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Roman Living History Display At Cawthorn Camp

Event, Pickering, North Yorkshire

The 1st century Roman Camp remains at Cawthorn were brought to life today with the help of the North York Moors National Park and the living history re-enactment group 'Legion VIII Augusta MGV'.

The event which brings to a close the National Parks Week celebrations in the region, saw hundreds of visitors of all ages attending and getting involved.

Several guided tours of the camp were provided, with serious archaeological study, or alternatively for people of all ages - aimed at being educational and fun.

National Parks Archaeologist Graham Lee took guests on an archaeologic discovery tour of the Roman Camp remains, whilst Petrus Turto (Peter Turton) guided families with children. All seemed delighted and inquisitive.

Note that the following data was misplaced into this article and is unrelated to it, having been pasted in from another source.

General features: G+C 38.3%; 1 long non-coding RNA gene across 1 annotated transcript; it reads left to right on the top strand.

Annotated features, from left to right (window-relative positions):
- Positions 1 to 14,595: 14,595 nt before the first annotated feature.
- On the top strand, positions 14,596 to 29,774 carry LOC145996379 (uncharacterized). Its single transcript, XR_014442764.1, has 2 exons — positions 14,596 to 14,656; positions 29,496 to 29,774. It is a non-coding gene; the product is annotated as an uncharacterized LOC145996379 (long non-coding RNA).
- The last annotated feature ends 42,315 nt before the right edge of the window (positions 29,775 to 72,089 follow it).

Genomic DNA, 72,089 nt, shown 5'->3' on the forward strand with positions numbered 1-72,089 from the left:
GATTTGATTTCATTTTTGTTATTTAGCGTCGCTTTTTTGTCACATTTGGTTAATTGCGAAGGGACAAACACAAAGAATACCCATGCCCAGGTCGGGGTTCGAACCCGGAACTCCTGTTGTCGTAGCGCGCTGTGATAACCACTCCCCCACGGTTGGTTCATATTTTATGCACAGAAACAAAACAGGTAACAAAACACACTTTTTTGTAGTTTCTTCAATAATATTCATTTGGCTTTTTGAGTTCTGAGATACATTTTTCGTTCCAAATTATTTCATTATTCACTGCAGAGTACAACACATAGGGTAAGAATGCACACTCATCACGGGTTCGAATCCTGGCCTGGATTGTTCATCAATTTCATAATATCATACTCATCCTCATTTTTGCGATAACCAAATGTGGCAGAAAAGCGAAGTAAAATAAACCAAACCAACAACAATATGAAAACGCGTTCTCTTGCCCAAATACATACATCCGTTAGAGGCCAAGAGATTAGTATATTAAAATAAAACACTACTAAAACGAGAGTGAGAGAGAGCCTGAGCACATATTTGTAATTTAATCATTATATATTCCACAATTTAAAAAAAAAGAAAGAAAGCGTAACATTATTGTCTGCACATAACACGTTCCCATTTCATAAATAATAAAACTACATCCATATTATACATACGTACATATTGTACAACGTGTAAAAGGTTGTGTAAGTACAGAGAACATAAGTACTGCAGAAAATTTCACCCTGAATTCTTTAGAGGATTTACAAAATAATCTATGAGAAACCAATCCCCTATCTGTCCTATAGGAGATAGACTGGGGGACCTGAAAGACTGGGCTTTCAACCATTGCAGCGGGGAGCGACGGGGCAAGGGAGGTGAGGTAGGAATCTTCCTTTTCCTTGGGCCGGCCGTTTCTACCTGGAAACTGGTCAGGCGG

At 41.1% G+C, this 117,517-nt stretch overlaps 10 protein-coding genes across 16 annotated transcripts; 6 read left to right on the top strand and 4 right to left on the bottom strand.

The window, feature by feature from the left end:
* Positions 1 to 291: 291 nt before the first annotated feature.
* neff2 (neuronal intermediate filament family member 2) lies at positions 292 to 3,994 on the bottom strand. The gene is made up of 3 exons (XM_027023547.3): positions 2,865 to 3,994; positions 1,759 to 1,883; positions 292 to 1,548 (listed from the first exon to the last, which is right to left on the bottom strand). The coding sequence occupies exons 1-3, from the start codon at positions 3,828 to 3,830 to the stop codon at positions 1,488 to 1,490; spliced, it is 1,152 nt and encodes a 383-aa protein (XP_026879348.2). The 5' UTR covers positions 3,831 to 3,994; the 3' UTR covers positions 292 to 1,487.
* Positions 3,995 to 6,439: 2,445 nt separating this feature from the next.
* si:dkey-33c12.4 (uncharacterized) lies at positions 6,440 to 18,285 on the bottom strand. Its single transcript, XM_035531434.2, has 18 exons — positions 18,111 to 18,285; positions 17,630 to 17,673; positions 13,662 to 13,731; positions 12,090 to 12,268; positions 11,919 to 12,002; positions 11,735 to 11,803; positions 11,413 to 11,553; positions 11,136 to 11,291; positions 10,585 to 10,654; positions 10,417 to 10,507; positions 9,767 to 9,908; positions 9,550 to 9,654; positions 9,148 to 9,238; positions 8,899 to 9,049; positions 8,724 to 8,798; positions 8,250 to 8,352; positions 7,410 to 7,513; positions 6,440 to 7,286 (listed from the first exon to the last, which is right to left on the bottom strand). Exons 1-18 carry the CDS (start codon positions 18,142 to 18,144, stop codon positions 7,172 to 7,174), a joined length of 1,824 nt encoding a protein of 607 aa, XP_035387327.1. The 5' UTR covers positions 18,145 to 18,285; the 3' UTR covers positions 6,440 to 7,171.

The very knowledgeable re-enactment and living history group: Legion VIII Augusta MGV put on a series of educational theatre style displays which included marching, Pagan style religious ceremonies and an artillery shoot. Image number four in this article, pictures the group firing a bolt towards a target, to the right middle of the image you can see the bolt in flight as it leaves the artillery weapon.

The group remained on hand and were more than happy to advise and discuss Roman history with all those interested.

Cawthorn Roman Camp Facts

It is the most famous Roman site in the North York Moors and recently work has been carried out to re-interpret the site.

For along time Cawthorn Camp is believed to have been used by the invading Roman forces as a practice camp. It is now clear that the well preserved earthwork remains - includes two forts, one with an annexe, together with a temporary camp, said to be built to a very unusual plan.

A path known as the Cawthorn Trail is marked out for visitors to walk along. From time to time there are guided tours presented by the North York Moors National Park Authority.





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